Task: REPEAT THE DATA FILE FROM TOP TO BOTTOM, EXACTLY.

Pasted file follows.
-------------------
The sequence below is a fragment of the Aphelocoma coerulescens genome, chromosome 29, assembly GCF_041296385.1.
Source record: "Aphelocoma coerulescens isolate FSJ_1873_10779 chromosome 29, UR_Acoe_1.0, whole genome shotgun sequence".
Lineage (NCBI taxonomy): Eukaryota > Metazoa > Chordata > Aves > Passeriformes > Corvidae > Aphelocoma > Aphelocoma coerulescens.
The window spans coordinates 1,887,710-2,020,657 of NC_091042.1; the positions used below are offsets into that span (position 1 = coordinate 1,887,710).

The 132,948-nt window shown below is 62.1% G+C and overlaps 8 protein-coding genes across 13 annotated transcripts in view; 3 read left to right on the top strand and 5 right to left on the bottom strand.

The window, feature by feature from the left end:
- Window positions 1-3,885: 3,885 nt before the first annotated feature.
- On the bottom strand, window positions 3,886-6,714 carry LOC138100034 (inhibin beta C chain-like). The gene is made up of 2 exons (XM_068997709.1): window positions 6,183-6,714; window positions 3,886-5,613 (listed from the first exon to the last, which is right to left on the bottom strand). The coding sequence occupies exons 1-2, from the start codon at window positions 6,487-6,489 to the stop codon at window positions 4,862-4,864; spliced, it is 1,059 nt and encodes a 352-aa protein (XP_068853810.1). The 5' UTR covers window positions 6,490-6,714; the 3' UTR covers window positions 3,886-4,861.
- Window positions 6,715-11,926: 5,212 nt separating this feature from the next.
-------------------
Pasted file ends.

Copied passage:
The sequence below is a fragment of the Aphelocoma coerulescens genome, chromosome 29, assembly GCF_041296385.1.
Source record: "Aphelocoma coerulescens isolate FSJ_1873_10779 chromosome 29, UR_Acoe_1.0, whole genome shotgun sequence".
Lineage (NCBI taxonomy): Eukaryota > Metazoa > Chordata > Aves > Passeriformes > Corvidae > Aphelocoma > Aphelocoma coerulescens.
The window spans coordinates 1,887,710-2,020,657 of NC_091042.1; the positions used below are offsets into that span (position 1 = coordinate 1,887,710).

The 132,948-nt window shown below is 62.1% G+C and overlaps 8 protein-coding genes across 13 annotated transcripts in view; 3 read left to right on the top strand and 5 right to left on the bottom strand.

The window, feature by feature from the left end:
- Window positions 1-3,885: 3,885 nt before the first annotated feature.
- On the bottom strand, window positions 3,886-6,714 carry LOC138100034 (inhibin beta C chain-like). The gene is made up of 2 exons (XM_068997709.1): window positions 6,183-6,714; window positions 3,886-5,613 (listed from the first exon to the last, which is right to left on the bottom strand). The coding sequence occupies exons 1-2, from the start codon at window positions 6,487-6,489 to the stop codon at window positions 4,862-4,864; spliced, it is 1,059 nt and encodes a 352-aa protein (XP_068853810.1). The 5' UTR covers window positions 6,490-6,714; the 3' UTR covers window positions 3,886-4,861.
- Window positions 6,715-11,926: 5,212 nt separating this feature from the next.